‘Songs and singing, and music making more generally, are a neglected aspect of the social culture of Chartism. Many of the Chartist musings that have been treated as poetry by scholars were, in fact, lyrics for songs with identifiable melodies which drew on a rich aural tradition in popular culture. Chartist rituals almost invariably involved music as well as speech; the ranks of the movement were filled with musicians. The music they made, in its many and varied forms, has not received full attention. This article forms part of a larger joint project examining the music — lyrics and melody — of popular politics in the long nineteenth century. It argues that music was a central part of the social culture of radicalism and an important, if neglected, element in the repertoire of politics.’
From Labour History Review. Vol. 74 No. 1, April, 2009, 44–63.
Treason. Rebel Warriors and International Traitors
Edited by Steve Cushion & Christian Hogsbjerg. Socialist History Society Occasional Publication 44
Essays include Napoleon’s Polish Deserters in the West Indies; The Saint Patrick’s Battalion; resistance to the Nazis from 1933; and German and Italian volunteers in the French Resistance.
£5 plus postage from SHS, www.socialisthistorysociety.co.uk
Remainder Books from www.psbooks.co.uk
Catherine Fletcher. The Black Princes of Florence (Allesandro de’ Medici) (hbk)
Paul Rabbitts. Hyde Park. The People’s Park
Amarpal Singh. The Second Anglo-Sikh War
Shirley Wittering. The Ecology of Enclosure. The Effect of Enclosure on Society, Farming and the Environment in South Cambridgeshire, 1798-1850
C. J. Montague. Sixty Years in Waifdom or, The Ragged School Movement in English History. (Hbk)
Tim Eggington. The Advancement of Music in Enlightenment England. Benjamin Coke and the Academy of Ancient Music. (Hbk)
Special Offer: Historical Studies in Industrial Relations
HSIR is losing its storage facilities at Keele University so back-issues are being offered for sale at the bargain price of £1 per single issue, numbers 1–22 (1996–2006), and £2 per double issue/annual, numbers 23/24–31/32 (1997–2011) and 33–37 (2012–2016), plus postage and packing. This is a one-off sale as afterwards we will have to dispose of most copies. Single issues are approximately 60,000 words in length; double-issues and annuals, 110,000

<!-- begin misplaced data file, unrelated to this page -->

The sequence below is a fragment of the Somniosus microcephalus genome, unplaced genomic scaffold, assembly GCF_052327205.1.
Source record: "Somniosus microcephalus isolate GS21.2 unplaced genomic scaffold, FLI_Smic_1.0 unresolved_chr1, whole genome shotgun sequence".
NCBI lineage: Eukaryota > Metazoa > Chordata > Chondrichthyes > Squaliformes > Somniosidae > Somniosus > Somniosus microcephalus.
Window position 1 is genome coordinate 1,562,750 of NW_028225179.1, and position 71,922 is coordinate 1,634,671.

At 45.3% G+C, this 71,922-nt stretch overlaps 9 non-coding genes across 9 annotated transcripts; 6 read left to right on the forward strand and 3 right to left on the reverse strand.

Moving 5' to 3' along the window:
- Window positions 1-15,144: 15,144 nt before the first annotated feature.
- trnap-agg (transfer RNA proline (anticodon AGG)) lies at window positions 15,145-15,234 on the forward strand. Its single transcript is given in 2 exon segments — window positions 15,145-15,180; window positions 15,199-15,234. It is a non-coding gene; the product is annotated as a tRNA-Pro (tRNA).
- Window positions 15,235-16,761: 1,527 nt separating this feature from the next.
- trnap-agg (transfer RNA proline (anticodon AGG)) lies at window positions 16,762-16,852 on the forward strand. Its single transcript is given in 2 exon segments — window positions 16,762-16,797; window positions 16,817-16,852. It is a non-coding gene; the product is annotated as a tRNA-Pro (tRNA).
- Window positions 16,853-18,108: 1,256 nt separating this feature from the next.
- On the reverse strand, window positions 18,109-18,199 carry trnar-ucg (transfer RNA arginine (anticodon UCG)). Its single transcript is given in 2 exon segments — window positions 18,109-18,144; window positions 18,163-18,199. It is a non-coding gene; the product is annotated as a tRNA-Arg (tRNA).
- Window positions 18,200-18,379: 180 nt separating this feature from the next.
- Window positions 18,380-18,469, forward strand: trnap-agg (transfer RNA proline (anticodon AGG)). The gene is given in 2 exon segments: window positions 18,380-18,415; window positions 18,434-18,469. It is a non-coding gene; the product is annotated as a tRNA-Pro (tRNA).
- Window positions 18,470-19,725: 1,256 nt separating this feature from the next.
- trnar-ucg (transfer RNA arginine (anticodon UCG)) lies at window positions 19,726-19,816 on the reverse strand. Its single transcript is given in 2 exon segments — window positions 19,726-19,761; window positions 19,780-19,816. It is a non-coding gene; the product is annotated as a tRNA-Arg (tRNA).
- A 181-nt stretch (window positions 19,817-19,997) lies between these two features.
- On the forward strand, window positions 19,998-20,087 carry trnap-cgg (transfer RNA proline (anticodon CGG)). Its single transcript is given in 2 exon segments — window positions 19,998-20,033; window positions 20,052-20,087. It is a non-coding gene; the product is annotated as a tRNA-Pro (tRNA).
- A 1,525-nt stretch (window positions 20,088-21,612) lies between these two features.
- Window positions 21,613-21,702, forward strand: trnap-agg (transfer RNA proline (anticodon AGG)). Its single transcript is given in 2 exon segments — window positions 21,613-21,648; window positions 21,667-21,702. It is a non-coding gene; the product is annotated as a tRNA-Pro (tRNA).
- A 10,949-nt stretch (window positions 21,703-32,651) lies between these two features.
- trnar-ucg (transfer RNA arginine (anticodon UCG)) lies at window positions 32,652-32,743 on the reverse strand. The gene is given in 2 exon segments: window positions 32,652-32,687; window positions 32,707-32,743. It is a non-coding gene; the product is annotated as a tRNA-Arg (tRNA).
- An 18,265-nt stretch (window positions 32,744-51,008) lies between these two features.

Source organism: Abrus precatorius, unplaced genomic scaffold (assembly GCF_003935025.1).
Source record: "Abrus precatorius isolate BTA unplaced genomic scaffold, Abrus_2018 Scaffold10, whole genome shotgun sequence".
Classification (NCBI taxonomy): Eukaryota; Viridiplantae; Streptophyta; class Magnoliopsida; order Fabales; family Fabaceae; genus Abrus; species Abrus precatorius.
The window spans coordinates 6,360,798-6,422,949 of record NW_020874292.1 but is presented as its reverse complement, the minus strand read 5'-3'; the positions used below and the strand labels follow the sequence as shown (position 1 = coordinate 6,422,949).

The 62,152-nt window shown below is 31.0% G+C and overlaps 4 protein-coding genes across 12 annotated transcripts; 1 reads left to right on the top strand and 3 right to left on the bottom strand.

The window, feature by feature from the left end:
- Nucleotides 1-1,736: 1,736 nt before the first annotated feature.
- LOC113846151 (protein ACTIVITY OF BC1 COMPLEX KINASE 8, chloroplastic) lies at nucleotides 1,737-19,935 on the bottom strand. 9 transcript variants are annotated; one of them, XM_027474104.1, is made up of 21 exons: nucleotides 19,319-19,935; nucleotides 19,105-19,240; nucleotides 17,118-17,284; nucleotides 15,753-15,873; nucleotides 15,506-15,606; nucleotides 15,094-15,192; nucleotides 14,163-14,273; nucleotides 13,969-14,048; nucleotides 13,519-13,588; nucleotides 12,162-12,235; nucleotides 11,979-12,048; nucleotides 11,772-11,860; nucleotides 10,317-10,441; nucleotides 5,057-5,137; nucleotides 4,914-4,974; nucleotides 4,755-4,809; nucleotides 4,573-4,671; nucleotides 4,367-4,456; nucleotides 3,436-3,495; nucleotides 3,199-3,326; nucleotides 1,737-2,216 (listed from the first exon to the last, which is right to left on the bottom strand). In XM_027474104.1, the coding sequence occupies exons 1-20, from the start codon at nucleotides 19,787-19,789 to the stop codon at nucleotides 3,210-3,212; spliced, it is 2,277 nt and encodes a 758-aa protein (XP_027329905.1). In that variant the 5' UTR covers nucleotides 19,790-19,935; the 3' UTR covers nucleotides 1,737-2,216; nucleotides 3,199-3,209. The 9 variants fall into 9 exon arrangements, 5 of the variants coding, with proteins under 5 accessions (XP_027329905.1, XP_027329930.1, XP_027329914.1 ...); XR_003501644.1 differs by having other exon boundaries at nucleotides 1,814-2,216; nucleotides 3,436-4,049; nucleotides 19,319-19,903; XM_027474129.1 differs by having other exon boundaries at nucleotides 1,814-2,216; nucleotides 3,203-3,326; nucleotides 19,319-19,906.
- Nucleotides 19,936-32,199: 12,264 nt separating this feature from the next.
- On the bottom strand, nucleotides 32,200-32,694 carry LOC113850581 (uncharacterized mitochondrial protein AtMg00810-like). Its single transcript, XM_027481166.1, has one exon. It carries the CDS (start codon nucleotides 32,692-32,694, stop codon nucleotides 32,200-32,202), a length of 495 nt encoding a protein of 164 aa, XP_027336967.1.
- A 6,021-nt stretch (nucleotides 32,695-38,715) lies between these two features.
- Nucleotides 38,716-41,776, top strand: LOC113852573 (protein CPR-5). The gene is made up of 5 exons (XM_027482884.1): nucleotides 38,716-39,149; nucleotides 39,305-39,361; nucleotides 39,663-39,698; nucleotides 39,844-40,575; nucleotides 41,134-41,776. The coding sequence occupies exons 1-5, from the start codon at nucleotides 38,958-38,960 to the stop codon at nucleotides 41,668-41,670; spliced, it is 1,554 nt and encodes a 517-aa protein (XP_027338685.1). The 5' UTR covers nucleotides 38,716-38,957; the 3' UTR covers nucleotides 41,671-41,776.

HSIR was established to provide an outlet for research on the history of industrial relations. This includes research on contemporary issues, which often lack a historical foundation. A few examples of articles:
William Brown, ‘The High Tide of Consensus: The System of Industrial Relations in Great Britain (1954) Revisited’. 4: 135–49.
Peter Dorey, ‘Weakening the Trade Unions, One Step at a Time: The Thatcher Governments’ Strategy for the Reform of Trade-Union Law, 1979–1984’. 37: 169–200.
John Edmonds, ‘Positioning Labour Closer to the Employers: The Importance of the Labour Party’s 1997 Business Manifesto’. 22: 85–107.
John Saville, ‘The Trade Disputes Act of 1906’. 1: 11–45.
Rebecca Zahn, ‘German Codetermination without Nationalization and British Nationalization without Codetermination: Retelling the Story’. 36: 1–27.
Bill Wedderburn, ‘History of British Labour Law’. 17: 127–38.
See the HSIR website for more authors and articles https://online.liverpooluniversitypress.co.uk/loi/hsir
To buy back-issues, contact Paul Smith: email@example.com